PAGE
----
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Cooling Efforts Vulnerable to Radiation Spikes

If workers are forced to abandon a troubled nuclear plant in Japan, a complete meltdown is possible.
March 16, 2011

Radiation levels spiked at the Fukushima nuclear power plant, and according to some reports, forced workers trying to cool down the reactors to temporarily evacuate the plant. Other reports suggest that workers have either returned to the plant, or that a skeleton crew was able to remain.

If the workers are forced to abandon the plant entirely, it’s likely the cooling efforts, which are not automated, will not be able to continue, increasing chances of a complete meltdown or the exposure of spent fuel rods in storage facilities—both of which would result large and dangerous releases of radiation into the environment. “I’m very concerned that the ongoing activities may become more and more challenging if rad levels continue to increase for workers engaged in manual action at the site,” Edwin Lyman, a nuclear expert at the Union of Concerned Scientists, said yesterday. “I don’t know–if there had to be an evacuation of all workers–if the jerryrigged cooling that they now have could be maintained,” Attempts to cool at least part of the plants using water from helicopters were abandoned due to either risk of hydrogen explosions at the plant, or high exposures to radiation.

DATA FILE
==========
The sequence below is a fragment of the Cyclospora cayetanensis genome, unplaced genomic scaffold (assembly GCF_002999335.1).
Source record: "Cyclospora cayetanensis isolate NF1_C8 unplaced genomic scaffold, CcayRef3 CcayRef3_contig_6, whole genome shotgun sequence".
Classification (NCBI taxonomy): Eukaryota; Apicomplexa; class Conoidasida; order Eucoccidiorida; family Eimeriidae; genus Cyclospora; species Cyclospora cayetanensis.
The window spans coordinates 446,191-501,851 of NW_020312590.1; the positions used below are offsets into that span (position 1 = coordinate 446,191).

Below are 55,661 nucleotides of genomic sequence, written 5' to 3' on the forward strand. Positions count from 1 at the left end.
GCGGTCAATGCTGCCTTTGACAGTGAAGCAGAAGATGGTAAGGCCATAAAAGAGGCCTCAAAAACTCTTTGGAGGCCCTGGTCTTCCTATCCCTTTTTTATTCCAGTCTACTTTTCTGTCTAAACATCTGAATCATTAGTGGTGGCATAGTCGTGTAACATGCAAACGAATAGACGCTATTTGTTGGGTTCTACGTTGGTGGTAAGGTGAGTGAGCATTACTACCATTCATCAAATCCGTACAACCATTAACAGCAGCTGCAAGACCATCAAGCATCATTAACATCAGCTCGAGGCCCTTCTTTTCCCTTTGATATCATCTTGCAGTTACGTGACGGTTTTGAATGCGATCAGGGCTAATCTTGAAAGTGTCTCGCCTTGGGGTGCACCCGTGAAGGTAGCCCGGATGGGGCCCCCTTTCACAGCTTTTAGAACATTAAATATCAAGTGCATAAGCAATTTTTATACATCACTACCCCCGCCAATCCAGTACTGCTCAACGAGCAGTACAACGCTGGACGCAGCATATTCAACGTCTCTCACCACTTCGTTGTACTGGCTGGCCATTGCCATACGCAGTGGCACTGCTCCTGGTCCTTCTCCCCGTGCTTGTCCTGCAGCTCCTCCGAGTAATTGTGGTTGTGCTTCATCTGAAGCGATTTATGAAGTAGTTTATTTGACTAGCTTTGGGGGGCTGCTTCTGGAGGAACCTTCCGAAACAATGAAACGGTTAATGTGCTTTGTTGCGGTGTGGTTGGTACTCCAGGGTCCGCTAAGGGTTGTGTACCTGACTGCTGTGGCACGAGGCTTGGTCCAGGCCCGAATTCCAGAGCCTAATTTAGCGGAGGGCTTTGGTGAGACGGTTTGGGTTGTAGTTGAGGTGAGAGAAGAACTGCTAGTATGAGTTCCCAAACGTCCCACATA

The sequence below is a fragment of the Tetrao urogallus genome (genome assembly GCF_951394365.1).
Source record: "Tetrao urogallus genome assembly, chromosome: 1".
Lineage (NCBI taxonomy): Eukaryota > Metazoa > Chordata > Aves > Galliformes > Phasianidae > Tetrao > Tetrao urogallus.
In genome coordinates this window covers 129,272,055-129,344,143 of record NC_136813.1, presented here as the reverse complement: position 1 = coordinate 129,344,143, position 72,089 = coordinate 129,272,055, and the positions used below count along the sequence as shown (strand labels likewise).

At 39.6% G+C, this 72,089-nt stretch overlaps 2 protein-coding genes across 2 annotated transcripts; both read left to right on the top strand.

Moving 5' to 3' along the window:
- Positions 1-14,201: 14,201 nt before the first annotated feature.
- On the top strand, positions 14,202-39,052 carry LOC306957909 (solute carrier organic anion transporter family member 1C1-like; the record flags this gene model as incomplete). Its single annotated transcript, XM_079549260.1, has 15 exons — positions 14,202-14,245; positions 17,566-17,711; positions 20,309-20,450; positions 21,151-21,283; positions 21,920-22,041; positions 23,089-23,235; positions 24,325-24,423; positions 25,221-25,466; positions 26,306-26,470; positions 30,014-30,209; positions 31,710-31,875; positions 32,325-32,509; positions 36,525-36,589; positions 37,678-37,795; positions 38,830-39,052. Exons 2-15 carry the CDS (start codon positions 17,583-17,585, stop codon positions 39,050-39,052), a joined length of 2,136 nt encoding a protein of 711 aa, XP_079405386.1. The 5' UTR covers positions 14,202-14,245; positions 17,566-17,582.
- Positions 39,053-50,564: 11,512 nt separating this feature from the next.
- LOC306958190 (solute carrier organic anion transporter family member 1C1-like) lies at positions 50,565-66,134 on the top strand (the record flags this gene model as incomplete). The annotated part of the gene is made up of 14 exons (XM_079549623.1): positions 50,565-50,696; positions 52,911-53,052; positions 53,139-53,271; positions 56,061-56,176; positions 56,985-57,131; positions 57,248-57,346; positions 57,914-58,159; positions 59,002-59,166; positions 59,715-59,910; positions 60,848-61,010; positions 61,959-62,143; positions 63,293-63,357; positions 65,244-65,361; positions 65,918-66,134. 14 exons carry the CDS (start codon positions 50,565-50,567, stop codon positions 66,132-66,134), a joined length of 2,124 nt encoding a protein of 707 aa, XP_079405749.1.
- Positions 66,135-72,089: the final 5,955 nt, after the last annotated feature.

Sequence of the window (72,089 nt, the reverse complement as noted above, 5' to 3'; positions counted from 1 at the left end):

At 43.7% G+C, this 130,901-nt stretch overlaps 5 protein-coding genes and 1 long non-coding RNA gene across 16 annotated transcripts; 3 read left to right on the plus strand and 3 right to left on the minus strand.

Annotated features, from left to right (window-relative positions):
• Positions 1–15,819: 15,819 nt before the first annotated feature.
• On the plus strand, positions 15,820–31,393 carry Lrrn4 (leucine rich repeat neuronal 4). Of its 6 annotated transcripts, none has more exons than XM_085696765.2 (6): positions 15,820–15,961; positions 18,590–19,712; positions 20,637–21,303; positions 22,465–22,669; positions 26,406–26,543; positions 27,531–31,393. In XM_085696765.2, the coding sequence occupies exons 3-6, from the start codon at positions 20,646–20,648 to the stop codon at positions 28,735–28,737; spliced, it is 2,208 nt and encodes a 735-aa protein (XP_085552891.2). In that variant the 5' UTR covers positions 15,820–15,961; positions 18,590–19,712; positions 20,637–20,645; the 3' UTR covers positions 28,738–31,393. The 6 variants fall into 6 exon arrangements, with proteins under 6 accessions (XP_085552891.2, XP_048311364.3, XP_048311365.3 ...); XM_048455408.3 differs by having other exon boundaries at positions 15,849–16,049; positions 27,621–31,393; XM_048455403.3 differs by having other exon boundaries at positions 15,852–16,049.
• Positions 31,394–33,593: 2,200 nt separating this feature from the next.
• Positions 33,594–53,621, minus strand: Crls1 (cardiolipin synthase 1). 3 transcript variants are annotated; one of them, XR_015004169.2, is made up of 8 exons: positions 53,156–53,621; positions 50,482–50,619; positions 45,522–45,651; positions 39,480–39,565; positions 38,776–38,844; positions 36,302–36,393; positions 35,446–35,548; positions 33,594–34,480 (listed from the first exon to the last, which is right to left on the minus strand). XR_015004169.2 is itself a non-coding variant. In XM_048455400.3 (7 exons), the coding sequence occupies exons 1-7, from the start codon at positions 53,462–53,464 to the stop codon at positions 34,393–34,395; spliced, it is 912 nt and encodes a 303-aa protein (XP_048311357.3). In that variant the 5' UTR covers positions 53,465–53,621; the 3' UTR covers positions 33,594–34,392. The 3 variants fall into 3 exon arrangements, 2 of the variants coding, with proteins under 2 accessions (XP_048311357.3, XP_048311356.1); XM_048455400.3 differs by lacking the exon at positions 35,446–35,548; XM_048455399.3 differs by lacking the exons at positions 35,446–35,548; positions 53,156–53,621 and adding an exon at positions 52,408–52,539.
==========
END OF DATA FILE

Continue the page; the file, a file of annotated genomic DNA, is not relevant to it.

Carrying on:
There are also reports now that containment vessels in two of the reactors have cracked, releasing radioactive steam. It’s not clear how bad the breaches are, or how much radiation is being released.

Peter Fairley contributed to this post.

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